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Wednesday, February 13, 2008

Annan On Faculty Hiring

I've had occasion before to praise the late Noel Annan's wonderful book The Dons: Mentors, Eccentrics and Geniuses, a warm yet unsparing collection of portraits of some leading characters at Oxford and Cambridge.  Here's a timelessly relevant snippet from Annan's portrait of Maurice Bowra.  It feels positively Moneylawish, doesn't it?  Enjoy.

[T]o Bowra appointments were by far the most important issue in the university, and in this he was right.  Appointments matter more than anything else -- more than syllabuses, cost effectiveness, plot ratios, student load, and all the other terms of art with which scholars, if they are to continue to run their affairs, have to concern themselves.  The right men -- outstanding and productive scholars, devoted and stimulating teachers, men of originality and imagination, open-hearted and magnanimous -- are the life-blood of a university.  But where are the paragons to be found?  At the moment of choice the scrupulous quaver.  Original, yes -- but is he sound?  Full of vitality, but a trifle too vulgar?  Draws an audience, does he? -- are we sure he is not a charlatan?  A difficult man -- hardly likely to be acceptable to our colleagues?  And so the inoffensive and second-rate slip in.

Posted by Paul Horwitz on February 13, 2008 at 01:40 PM in Books | Permalink

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Comments

Have to make a correction. Googlebooks unfortunately cuts pages out of the book out at times, so not all of it is there.

Posted by: md | Feb 13, 2008 4:10:26 PM

It's not that it's not as logically tight as one might like that I object to, but that it's wrong-headed, and wrong-headed in a way that makes it less likely that one following the advice will achieve the stated goal.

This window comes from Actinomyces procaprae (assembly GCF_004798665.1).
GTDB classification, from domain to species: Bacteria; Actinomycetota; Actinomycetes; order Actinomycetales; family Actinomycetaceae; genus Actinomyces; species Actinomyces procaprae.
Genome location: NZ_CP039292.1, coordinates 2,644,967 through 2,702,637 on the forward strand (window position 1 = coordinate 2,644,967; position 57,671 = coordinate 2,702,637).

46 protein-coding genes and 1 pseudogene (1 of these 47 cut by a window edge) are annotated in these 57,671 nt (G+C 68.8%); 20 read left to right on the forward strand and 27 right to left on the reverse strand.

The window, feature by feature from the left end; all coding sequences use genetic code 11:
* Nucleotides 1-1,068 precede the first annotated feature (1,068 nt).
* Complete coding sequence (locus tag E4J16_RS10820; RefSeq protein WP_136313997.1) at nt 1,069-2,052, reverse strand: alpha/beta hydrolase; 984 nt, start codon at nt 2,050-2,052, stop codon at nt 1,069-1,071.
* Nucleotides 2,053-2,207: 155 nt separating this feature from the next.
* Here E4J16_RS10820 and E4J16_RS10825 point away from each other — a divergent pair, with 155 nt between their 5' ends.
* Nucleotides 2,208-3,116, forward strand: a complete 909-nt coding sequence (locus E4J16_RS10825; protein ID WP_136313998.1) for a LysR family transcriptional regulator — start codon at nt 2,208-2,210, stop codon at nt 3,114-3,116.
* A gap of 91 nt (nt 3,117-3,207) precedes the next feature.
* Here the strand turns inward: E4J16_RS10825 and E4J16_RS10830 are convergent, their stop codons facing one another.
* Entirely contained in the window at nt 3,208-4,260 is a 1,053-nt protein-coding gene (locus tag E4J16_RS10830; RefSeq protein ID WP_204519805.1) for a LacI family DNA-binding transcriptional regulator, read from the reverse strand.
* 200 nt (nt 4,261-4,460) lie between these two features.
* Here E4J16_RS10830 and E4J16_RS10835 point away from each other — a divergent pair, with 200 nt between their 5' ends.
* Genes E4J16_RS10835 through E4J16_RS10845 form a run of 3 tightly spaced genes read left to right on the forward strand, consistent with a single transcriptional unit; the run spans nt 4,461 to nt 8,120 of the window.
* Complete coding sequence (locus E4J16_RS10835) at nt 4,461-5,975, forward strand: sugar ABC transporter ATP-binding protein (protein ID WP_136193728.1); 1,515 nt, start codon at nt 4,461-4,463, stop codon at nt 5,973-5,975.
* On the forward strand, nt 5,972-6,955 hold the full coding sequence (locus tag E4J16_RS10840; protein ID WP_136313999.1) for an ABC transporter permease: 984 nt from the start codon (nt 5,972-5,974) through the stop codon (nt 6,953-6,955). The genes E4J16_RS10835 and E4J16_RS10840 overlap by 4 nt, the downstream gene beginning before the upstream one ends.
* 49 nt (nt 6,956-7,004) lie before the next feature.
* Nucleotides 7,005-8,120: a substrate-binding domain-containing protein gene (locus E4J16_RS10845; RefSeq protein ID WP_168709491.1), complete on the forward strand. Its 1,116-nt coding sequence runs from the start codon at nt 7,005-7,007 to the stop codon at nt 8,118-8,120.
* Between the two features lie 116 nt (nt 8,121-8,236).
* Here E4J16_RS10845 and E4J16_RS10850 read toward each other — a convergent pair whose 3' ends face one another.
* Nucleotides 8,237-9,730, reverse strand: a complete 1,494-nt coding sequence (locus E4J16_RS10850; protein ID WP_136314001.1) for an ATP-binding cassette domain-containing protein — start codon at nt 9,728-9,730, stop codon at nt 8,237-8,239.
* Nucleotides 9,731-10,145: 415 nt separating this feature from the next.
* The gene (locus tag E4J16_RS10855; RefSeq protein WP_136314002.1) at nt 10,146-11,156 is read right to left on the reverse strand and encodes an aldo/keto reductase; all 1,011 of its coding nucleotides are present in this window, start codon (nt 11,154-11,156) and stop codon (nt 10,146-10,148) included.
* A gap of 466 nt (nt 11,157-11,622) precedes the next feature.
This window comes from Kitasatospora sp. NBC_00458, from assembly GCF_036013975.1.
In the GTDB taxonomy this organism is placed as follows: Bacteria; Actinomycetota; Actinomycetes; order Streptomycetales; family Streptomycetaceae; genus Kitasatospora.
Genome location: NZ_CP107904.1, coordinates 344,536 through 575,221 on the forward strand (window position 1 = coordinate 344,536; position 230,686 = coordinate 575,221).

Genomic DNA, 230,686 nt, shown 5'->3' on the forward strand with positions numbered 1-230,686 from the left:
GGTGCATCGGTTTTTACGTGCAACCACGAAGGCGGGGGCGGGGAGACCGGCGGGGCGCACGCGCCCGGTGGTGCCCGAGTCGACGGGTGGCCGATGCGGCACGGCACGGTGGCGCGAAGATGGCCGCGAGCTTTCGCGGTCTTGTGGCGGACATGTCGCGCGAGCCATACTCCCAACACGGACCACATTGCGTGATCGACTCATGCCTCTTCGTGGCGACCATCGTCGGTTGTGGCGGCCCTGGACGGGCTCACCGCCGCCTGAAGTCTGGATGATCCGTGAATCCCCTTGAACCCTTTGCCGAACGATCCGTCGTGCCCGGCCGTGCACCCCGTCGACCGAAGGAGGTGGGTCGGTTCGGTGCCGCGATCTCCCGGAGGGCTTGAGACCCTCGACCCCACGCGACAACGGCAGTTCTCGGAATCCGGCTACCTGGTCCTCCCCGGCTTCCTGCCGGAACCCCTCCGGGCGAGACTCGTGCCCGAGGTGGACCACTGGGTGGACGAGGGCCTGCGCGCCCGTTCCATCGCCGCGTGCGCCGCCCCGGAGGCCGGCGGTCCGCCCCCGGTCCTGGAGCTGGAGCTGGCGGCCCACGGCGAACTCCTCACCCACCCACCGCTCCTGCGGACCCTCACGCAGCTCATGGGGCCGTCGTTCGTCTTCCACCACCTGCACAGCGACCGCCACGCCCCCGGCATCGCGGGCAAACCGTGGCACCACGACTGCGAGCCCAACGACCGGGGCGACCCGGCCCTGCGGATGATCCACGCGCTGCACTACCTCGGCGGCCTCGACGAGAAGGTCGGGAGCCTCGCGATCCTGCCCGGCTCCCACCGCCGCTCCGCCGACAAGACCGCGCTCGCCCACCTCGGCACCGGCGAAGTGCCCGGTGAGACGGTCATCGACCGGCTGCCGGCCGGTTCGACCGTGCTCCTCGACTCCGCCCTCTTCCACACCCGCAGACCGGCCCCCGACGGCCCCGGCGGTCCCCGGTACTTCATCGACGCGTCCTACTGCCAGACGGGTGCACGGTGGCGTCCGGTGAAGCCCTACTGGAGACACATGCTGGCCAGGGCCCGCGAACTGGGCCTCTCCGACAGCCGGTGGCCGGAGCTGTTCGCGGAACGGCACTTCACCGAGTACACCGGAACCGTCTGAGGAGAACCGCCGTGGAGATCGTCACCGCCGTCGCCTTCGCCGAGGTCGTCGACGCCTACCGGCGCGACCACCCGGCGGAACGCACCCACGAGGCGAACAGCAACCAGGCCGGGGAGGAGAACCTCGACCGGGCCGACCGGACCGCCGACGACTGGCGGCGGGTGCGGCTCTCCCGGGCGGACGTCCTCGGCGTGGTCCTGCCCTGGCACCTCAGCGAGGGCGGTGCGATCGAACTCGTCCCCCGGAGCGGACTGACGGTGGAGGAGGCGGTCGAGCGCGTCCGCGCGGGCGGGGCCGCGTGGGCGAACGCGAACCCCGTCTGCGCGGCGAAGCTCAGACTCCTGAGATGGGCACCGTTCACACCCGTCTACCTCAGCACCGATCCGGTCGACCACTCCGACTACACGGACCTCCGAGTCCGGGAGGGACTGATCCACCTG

Posted by: Matt | Feb 13, 2008 4:01:00 PM

Thanks, Matt, for noting that this light and jocularly mordant quote could have been logically tighter.

Incidentally, the book is on google books and the chapter on Isaiah Berlin -- Don as Magus -- is lots of fun as well.

Posted by: md | Feb 13, 2008 3:44:56 PM

"And so the inoffensive and second-rate slip in."

This implies, of course, that there were first-raters all around out there that could have otherwise been had, and could have, by a reasonable method, been noted as such before they had had a chance to be such. That, however, seems like an unlikely prospect to me. This isn't to say that universities don't often make blunders in their hiring decisions- surely they do. And it's not to say that we can't notice clear pathologies and try to correct for them (taking someone with a better 'pedigree' as opposed to someone from a lesser school with more actual achievements [the academic version of 'no one got fired for buying IBM computers'] is an obvious example). But it doesn't at all follow from the points above that there were people that had all the desirable features one might have wanted waiting to be hired. Given that, these remarks seem less insightful than one might think.

Posted by: Matt | Feb 13, 2008 3:27:26 PM

"Is he sound?" This question reminds me of a story told to me recently by a former Oxford student. Upon arrival at Oxford, the then-student noticed a seemingly familiar portrait and asked an older colleague who it was. "That's Thomas Hobbes," was the reply. "He studied here. But he wasn't sound. He didn't row."

Posted by: Alice Ristroph | Feb 13, 2008 2:50:20 PM

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